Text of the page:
The martial arts, coming-of-age drama The Karate Kid has become something of a beloved cult classic since its release in the early 1980s. After several sequels and one reboot, the movie is ready to return once again, only this time as a Broadway musical. The writer of the original, Robert Mark Kamen, will be putting pen to paper once again, to turn his story of Daniel-San and his mentor and best friend Mr. Miyagi into a toe-tapping, crane-kicking event.
Kamen will be joined by Drew Gasparini, with the latter providing the music and lyrics for the production, which comes from Kinoshita Group, Kumiko Yoshii and Michael Wolk. This musical based on an 80s movie is all set to be directed by Amon Miyamoto, with choreography to be provided by MTV VMA nominees Keone and Mari Madrid. Set design will be in the capable hands of Tony winner Derek McLane, who previously bought Moulin Rouge! to life on Broadway.
Kamen has been discussing the upcoming musical adaptation of a hit movie, which he describes as being 'beyond his wildest dreams'.
"Never in my wildest dreams did I think this little movie would reach across generations the way it has. And beyond my wildest dreams did I think what started out as a love letter to my devotion to Okinawan Karate and the man who taught me would become a full-blown Broadway musical. But here it is. Here I am. And here is hoping that what comes to the stage brings the same joy and relevance The Karate Kid has brought to countless kids and their parents for the past 35 years."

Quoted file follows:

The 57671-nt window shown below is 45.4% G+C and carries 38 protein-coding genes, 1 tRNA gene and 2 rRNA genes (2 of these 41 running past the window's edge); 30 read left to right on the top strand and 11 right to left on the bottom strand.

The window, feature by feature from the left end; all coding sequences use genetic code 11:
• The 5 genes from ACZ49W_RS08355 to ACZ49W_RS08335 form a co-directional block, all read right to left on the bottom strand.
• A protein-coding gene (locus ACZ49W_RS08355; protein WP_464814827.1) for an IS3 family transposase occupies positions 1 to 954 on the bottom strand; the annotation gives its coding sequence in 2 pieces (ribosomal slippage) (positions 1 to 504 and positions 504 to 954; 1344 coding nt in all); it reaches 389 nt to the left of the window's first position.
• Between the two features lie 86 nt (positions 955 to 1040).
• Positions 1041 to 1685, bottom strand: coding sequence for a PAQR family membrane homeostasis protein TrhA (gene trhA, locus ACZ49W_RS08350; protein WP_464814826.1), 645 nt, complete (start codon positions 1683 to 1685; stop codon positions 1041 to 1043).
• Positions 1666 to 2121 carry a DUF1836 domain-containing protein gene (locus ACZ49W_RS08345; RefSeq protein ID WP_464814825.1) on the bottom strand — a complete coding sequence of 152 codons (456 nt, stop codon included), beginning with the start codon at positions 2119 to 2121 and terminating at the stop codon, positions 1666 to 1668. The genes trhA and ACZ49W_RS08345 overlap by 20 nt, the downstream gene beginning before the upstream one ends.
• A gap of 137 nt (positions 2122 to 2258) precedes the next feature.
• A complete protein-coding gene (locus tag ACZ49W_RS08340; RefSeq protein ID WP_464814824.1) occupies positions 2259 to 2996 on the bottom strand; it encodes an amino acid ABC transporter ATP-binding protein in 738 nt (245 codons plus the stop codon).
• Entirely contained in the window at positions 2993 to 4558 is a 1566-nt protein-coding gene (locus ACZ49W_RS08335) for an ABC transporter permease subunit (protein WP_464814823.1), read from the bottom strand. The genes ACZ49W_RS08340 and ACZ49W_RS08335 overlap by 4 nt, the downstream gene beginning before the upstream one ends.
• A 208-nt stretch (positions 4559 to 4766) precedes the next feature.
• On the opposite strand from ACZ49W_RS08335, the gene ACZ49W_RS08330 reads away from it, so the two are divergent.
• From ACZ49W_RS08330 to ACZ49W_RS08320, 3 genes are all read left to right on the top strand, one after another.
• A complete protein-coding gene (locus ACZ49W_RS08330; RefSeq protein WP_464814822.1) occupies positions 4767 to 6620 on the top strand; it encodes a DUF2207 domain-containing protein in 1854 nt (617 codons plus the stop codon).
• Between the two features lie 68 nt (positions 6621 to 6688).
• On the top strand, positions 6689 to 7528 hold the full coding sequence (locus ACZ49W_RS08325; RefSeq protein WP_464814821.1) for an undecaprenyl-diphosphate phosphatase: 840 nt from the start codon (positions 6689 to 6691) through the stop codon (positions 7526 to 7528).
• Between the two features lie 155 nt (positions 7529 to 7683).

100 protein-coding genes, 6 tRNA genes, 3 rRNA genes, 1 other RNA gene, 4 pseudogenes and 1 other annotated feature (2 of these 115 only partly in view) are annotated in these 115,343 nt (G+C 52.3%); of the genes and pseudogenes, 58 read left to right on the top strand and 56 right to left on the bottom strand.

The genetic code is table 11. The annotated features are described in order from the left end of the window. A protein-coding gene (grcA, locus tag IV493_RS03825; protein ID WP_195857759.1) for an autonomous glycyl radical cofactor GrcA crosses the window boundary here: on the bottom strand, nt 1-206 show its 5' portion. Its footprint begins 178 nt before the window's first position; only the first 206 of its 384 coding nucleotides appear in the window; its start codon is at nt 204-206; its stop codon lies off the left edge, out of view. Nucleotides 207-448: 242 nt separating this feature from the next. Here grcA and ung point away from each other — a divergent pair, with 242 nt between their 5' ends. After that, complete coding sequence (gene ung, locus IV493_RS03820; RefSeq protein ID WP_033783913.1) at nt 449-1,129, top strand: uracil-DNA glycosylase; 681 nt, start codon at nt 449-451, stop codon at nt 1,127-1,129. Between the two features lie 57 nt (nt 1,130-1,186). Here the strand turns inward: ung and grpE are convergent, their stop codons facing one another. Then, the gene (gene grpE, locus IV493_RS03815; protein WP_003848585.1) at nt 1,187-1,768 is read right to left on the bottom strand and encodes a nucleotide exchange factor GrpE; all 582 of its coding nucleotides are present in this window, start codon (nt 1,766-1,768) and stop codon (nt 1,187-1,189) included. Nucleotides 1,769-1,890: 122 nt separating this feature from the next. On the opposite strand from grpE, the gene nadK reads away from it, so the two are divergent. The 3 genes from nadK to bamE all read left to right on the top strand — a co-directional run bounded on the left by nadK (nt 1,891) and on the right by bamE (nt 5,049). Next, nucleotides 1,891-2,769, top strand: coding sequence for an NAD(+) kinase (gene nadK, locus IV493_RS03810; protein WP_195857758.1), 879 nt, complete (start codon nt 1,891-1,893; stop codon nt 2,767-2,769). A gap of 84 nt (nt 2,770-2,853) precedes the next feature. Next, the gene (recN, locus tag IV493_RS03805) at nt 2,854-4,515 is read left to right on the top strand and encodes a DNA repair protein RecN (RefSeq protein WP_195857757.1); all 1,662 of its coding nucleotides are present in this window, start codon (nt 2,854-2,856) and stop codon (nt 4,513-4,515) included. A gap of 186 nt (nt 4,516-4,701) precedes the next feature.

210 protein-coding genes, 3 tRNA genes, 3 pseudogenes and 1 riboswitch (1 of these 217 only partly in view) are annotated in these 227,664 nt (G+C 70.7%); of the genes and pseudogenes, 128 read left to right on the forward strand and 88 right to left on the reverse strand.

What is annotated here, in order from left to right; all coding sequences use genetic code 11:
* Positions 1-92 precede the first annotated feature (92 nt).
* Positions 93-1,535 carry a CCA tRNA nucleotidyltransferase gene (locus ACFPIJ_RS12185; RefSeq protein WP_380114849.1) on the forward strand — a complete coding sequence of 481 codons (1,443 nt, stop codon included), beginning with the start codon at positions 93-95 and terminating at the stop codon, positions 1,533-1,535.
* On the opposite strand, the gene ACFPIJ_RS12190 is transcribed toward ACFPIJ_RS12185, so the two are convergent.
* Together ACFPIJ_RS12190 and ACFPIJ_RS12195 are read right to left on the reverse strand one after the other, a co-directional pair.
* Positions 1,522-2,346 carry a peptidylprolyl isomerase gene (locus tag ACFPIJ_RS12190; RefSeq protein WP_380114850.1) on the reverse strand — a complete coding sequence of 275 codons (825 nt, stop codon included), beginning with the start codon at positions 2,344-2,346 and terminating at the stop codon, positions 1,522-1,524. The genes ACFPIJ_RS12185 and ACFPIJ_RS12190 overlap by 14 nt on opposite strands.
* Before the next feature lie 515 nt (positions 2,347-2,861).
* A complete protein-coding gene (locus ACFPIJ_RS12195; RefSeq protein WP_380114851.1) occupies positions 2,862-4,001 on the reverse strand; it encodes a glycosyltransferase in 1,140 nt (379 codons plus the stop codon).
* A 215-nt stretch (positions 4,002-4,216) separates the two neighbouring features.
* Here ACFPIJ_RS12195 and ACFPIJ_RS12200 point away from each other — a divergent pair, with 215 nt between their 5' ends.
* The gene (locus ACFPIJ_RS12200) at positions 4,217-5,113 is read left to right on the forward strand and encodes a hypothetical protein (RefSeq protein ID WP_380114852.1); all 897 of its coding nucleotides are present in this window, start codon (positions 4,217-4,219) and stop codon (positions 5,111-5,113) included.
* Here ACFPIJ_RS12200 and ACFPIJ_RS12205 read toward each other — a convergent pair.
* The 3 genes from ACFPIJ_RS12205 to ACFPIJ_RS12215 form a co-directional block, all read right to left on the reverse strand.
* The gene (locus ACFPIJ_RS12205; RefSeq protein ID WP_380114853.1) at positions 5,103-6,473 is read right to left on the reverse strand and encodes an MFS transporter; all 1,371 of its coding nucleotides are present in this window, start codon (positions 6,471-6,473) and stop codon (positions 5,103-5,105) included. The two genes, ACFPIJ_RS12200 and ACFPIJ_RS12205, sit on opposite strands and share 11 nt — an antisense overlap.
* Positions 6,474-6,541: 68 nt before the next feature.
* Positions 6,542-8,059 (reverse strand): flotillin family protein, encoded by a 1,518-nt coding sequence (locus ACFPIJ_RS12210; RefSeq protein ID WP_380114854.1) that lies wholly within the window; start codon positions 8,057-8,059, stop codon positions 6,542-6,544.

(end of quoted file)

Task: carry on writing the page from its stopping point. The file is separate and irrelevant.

The production's director, Amon Miyamoto, is equally as excited, saying that the story of The Karate Kid is exactly what we all need in these difficult times.
"Many people love Broadway musicals for 'escape' - but I love them because they provide insight into how we should live our lives. I was inspired to do a stage adaptation of The Karate Kid because it tells a story we need in this on-going 'Age of Division' as our society becomes increasingly globalized. The sweet contradiction of The Karate Kid is that the real nature of karate is, as the show says, 'not for attack.' Not to hurt, not to win, but to let opposing energies play out and come in grace to a conclusion that allows dignity and respect for all.
I'm excited to show this dynamic with a visual and movement style unseen on Broadway. I want to introduce a new generation to this powerful story - through the immediate, visceral spell a good musical can cast through theatricality, music, and dance."
Producer Kumiko Yoshii added this.
"Our production team is focused on bringing Robert Kamen's iconic story to a new generation in a way that really speaks to them. Robert's story is our Bible, but we are reinventing how it is told so that it must be experienced live, in the theater."
Currently there are no production dates or casting information available. This exciting news come to us from Deadline.